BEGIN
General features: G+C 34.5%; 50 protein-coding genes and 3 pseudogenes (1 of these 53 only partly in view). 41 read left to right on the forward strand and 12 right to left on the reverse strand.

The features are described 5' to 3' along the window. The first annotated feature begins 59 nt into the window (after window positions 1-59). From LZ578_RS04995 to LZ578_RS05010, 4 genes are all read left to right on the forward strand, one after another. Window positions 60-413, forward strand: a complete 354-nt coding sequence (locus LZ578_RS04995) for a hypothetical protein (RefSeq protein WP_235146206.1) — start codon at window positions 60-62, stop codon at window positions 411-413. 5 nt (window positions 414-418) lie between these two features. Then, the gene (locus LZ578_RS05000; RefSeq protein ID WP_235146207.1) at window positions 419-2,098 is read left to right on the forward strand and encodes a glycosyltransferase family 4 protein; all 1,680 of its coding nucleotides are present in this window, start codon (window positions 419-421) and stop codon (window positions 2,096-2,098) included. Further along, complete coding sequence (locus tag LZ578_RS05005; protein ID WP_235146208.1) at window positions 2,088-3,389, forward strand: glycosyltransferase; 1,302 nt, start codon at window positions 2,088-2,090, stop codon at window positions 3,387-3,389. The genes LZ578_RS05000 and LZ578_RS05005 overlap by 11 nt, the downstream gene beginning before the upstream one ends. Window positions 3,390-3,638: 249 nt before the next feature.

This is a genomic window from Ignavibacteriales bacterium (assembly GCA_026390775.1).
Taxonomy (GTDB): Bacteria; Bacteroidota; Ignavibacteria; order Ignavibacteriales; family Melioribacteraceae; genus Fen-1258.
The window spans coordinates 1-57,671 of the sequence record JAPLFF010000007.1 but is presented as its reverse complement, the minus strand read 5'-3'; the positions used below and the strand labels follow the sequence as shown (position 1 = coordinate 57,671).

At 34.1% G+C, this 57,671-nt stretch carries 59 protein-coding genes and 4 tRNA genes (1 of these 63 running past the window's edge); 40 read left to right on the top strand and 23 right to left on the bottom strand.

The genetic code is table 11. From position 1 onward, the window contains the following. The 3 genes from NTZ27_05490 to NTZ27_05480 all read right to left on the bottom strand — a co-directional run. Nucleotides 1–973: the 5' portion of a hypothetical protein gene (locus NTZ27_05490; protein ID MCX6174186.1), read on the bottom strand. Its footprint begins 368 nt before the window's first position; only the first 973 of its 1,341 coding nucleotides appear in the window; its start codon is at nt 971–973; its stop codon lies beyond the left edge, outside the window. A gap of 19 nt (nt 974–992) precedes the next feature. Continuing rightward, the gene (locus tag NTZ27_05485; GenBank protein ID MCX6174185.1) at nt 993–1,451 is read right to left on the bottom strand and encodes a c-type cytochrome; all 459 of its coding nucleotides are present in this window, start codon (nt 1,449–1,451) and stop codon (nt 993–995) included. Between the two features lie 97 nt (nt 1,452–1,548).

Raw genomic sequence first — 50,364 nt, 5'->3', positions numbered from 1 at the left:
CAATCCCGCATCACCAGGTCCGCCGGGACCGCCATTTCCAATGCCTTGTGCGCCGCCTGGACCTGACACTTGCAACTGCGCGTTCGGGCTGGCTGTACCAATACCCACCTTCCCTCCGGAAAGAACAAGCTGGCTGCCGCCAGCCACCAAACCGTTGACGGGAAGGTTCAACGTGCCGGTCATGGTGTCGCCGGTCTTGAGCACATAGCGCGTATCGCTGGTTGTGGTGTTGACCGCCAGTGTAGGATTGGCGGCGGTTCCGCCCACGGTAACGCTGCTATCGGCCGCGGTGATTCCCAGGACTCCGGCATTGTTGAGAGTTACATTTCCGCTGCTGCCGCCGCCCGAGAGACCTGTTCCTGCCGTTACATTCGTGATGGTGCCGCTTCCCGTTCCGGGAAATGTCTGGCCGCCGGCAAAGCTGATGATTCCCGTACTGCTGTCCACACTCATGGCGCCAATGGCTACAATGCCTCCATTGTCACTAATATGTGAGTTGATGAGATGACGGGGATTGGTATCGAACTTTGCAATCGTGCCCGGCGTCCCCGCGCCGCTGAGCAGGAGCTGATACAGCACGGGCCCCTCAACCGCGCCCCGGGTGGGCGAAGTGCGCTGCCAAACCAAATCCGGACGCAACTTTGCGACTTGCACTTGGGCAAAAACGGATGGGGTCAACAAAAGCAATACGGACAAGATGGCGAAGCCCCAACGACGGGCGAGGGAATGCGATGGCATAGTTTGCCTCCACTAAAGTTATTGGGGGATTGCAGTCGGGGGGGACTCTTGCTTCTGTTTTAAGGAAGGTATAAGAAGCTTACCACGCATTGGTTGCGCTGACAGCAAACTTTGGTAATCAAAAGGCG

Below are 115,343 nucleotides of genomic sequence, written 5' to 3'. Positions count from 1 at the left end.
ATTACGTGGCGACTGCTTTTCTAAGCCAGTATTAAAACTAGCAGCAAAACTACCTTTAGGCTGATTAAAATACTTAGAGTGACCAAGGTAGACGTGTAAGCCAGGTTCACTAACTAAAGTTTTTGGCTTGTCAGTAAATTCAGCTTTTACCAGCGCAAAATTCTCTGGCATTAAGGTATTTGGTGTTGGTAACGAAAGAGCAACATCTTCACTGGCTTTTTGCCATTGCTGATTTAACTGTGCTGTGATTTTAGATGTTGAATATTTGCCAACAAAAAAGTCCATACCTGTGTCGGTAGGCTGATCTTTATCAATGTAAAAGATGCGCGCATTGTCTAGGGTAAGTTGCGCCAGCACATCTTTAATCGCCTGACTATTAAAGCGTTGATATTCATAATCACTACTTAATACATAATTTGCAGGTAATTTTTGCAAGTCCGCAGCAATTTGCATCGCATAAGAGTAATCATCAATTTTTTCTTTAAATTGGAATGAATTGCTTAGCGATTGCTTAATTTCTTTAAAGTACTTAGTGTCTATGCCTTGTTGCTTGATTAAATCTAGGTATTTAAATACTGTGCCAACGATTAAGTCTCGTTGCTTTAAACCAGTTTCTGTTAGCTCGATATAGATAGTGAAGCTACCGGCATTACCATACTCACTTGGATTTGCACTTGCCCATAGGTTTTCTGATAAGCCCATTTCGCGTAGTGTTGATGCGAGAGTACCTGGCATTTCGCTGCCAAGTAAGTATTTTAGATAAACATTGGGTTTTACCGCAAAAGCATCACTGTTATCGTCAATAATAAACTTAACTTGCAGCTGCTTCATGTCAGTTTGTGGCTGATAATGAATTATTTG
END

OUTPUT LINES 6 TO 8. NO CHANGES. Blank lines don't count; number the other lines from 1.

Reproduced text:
At 34.1% G+C, this 57,671-nt stretch carries 59 protein-coding genes and 4 tRNA genes (1 of these 63 running past the window's edge); 40 read left to right on the top strand and 23 right to left on the bottom strand.

The genetic code is table 11. From position 1 onward, the window contains the following. The 3 genes from NTZ27_05490 to NTZ27_05480 all read right to left on the bottom strand — a co-directional run. Nucleotides 1–973: the 5' portion of a hypothetical protein gene (locus NTZ27_05490; protein ID MCX6174186.1), read on the bottom strand. Its footprint begins 368 nt before the window's first position; only the first 973 of its 1,341 coding nucleotides appear in the window; its start codon is at nt 971–973; its stop codon lies beyond the left edge, outside the window. A gap of 19 nt (nt 974–992) precedes the next feature. Continuing rightward, the gene (locus tag NTZ27_05485; GenBank protein ID MCX6174185.1) at nt 993–1,451 is read right to left on the bottom strand and encodes a c-type cytochrome; all 459 of its coding nucleotides are present in this window, start codon (nt 1,449–1,451) and stop codon (nt 993–995) included. Between the two features lie 97 nt (nt 1,452–1,548).

Raw genomic sequence first — 50,364 nt, 5'->3', positions numbered from 1 at the left: